3 Quick DBT Skills to Regulate Anxiety

While Dialectical Behavior Therapy (DBT) was originally created by Marsha Linehan in the 1980’s for Borderline Personality Disorder (BPD), this treatment method has since been used extremely effectively for mental health conditions of all kinds, including depression, substance abuse disorder, PTSD, and anxiety. 

The reason it is most likely that DBT works well across different conditions is that the core principle of DBT addresses the root cause of many symptoms: emotional suffering. In order to become skilled in applying DBT principles, patients must learn “dialectical” thinking, which implies the ability to simultaneously accept your situation and pursue healthy change. These two seemingly dichotomous needs can coexist harmoniously to create a happier, healthier future for the majority of patients. 

DBT is backed by years of research and evidence through the studies of DBT group skills training paired with one on one therapy. This treatment protocol contains several important modules and skill sets, some of which can significantly reduce day to day anxiety for those suffering from chronic or habitual anxiety. 

Here are 3 DBT skills you can use every day to promote better mental health and reduce the symptoms of anxiety. 

1. RADICAL ACCEPTANCE 

The idea behind Radical Acceptance is that all suffering can be tied back to our attachment to the situation or pain at hand. In theory, relief from our suffering begins with accepting our experience instead of fighting against it. 

In DBT, Radical Acceptance implies our willingness to work to accept our current situation when we have no control over it, which can in turn help reduce our sense of suffering. Rather than enact judgment on ourselves and others, fight against a situation we have no control over, avoid our emotions or spiral out of control, Radical Acceptance promotes accepting our reality and recognizing our emotions without becoming reactive. 

In order to practice Radical Acceptance to reduce your anxiety, it is important to focus on what you can control, take care of your basic needs, and use mindfulness and resourcefulness to remain grounded. When working to embrace Radical Acceptance, take the time in the moment where your anxiety is increasing to step away, breathe, reset, and approach your situation based on facts rather than emotional reactions. 

2. SELF-SOOTHING 

While it may seem like an obvious statement, your ability to soothe yourself and to calm your emotions when anxiety is rising is critical to your mental health and avoiding panic attacks and other crippling symptoms. Focusing on specific grounding exercises as a way to self-soothe can help dramatically. For instance, take time to think about your physical self. Sit calmly, avoid letting your thoughts race. Focus on your five senses: touch, sight, hearing, smell, taste. One at a time, work through them with your feet firmly planted on the floor in a seated position, or laying on your back somewhere safe and comfortable.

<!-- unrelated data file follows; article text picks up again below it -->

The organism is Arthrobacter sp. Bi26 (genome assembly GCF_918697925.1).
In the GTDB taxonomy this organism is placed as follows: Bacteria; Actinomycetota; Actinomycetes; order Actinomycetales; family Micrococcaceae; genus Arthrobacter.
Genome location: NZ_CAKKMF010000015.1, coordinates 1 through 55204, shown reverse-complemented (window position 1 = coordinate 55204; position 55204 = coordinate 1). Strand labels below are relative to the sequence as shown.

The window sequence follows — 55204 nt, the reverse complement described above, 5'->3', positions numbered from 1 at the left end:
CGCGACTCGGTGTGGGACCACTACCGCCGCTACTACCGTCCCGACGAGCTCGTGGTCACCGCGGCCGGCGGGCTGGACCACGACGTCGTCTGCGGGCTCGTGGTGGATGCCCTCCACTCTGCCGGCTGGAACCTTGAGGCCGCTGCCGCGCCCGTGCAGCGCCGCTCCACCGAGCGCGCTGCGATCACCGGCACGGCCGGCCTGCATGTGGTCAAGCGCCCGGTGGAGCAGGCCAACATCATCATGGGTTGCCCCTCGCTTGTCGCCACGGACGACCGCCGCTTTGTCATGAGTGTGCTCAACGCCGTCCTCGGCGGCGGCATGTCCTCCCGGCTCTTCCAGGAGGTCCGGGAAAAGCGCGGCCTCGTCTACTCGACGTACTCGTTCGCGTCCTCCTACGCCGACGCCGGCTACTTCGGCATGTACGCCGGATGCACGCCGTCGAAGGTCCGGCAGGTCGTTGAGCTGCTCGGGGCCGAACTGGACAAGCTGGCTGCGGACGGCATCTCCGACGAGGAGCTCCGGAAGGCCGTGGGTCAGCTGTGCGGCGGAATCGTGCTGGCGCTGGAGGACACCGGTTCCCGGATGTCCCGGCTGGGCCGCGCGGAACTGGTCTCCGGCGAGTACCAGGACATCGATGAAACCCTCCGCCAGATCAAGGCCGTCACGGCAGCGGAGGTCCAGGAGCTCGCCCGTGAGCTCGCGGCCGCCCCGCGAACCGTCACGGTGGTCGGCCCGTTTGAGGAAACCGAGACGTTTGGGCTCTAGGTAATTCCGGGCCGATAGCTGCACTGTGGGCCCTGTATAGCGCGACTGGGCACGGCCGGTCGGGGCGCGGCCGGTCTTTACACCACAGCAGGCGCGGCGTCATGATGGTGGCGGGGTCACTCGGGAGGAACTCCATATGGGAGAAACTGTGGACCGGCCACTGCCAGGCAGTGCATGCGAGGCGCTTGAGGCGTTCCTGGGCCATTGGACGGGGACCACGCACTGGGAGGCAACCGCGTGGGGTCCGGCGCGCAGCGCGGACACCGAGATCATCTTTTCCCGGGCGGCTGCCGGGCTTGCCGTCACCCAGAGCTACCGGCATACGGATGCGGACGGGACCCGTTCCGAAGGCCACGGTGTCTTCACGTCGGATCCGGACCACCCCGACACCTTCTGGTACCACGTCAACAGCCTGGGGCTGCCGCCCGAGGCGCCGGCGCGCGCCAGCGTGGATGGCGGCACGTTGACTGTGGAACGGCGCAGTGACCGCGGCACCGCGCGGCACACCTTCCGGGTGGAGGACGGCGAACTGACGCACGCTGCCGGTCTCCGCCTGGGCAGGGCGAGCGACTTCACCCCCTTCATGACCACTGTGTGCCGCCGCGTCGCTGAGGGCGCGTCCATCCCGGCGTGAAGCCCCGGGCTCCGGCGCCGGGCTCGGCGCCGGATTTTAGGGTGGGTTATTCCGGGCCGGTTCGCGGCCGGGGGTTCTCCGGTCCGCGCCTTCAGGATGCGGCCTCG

You could also close your eyes and visualize your favorite place, person or memory; someone or something that makes you feel safe, comforted, and at peace. This is a great time to repeat a single mantra or word to yourself, in order to slow you down and ground you. Your ability to shift focus from your emotions toward your physical self can help slow down escalating worry or obsessive thought patterns. 

3. MINDFULNESS

You may have heard of mindfulness, because of the current popularity of meditation. Mindfulness is indeed a form of meditation that can bring you back to the immediate moment when you are ruminating or obsessing over a situation or potential failure or future concern that turns worry into crippling anxiety. Mindfulness begins with choosing not to judge yourself, instead focusing on being present. 

Even those of us without anxiety disorders often spend a lot of time worrying, planning, problem solving, and dwelling on negative thought patterns. This is when it is so important to come back to the present moment. Use breathing, meditation, guided imagery, and other grounding techniques to relax your mind and body. These exercises reduce stress which can help regulate your emotions. 

Here are two simple ways to practice mindful meditation when anxiety is rising: 

  • Focus on your breathing: When emotions begin to overwhelm you, try to find a seat, place both feet flat on the ground or cross your legs, and close your eyes. Focus simply and fully on your breath as it leaves and enters your body. 
  • Body scan: Lying on your back with your legs straight/flat and arms at your sides, close your eyes and focus on each part of your body from toes to head or head to toes. Move slowly through the awareness of every part of you. 

While simple in nature, these three DBT skills can have a powerful, positive impact on the lives of those living with daily anxiety. 

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